So you want to fly drones? Here’s what the law says

3D Robotics Iris drone

Amazon may have big plans to fill the urban air with drones, but many amateurs have already beaten the company to the punch. This month, my colleague Signe Brewster showed off some beautiful footage of her DJI Phantom 2 Vision quadcopter’s flight around San Francisco, and hundreds of other Americans are using drones for photography, farming or just plain fan.

Want to fly a drone without falling afoul of the law? The good news is that while the FAA will soon have new rules on unmanned aircraft, there are now few restrictions for amateur flying fans. Here’s a very unofficial guide, and some graphics, that reflect the current state of the law.

Class G is a go

Airspace is sliced up into different regulatory layers from the ground unto outer space. The Federal Aviation Administration pays a lot attention to Class A — all U.S. airspace from 18,000 to 60,000 feet — where commercial planes fly. Then are the airspaces around airports, called Class B (big airports), C and D (smaller cities), that look like inverted wedding cakes and stretch up from the ground.

Drone fans, pay attention to Class G: an unregulated space from the ground to 700 or 1,200 feet, where the drones can fly below the airport tiers. Here’s an FAA image (I’ve added the arrows):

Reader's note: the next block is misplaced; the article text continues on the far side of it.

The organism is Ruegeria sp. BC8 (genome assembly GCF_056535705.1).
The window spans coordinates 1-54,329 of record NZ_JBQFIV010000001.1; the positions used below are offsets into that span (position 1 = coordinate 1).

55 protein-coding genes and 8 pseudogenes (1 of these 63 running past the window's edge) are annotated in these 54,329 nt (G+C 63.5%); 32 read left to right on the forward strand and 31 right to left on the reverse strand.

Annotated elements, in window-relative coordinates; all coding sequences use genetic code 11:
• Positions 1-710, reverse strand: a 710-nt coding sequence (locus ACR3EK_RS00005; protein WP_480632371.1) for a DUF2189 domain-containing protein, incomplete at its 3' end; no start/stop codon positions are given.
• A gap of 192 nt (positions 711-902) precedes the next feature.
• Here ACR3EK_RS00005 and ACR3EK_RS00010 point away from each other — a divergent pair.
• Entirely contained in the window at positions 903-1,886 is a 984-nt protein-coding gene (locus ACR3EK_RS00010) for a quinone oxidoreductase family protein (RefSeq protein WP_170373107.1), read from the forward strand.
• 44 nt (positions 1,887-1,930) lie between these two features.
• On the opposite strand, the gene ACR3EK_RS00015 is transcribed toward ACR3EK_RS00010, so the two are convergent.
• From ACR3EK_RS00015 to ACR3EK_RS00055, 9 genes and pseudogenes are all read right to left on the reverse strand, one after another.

FAA Airspace

The 700 to 1,200 feet rule is distance from the ground, not sea level — so if you’re in Denver or another high altitude city, you can fly higher. Here’s a partial view of how a Popular Mechanics explainer chose to show the airspace:

FAA airspace by Popular Mechanics

While the FAA suggested in 1981 that model aircraft operators fly below 400 feet, the document was just an advisory, and two aviation lawyers contacted by Gigaom said the agency has no authority below 700 feet — for now.

“The FAA is already looking at it .. but it’s not going to happen for two years,” said John Todd of Todd & Levi in New York, who noted that the number of amateur drones in the sky is growing quickly.

Here for pleasure, not business

When Amazon announced this month that it’s planning to deliver packages by drone, news outlets pointed out that the plan would have to get FAA approval, even though the drones would be flying at a low level. The reason is because Amazon wants to use the drones for a commercial purposes — an important distinction that, in the view of the FAA, gives it special regulatory authority.

But even this point is under debate. As Wired reported, the first lawsuit pitting the FAA against a civilian drone operator is underway in Virginia, where a photographer got in trouble with the agency for flying a drone over the campus of a university that had paid for his services.

The FAA fined him $10,000 for operating an aircraft in a reckless manner, but the photographer is challenging the ruling on technical grounds; saying the FAA didn’t conduct proper hearings, and that the agency’s regulations over commercial drones are invalid. The outcome of the case has implications not just for commercial photographers, but for a thriving drone industry related to farming, surveillance and other activities.

Finally, while your drone hobby may be beyond the reach of the FAA, there are still city and state laws about invasion of privacy, disturbing the peace and so on. This means that using your drone to snoop on people’s bedrooms or to terrorize the local hot dog vendor is probably a bad idea. Otherwise, drone aficionados appear free to enjoy what is still a largely unregulated activity.

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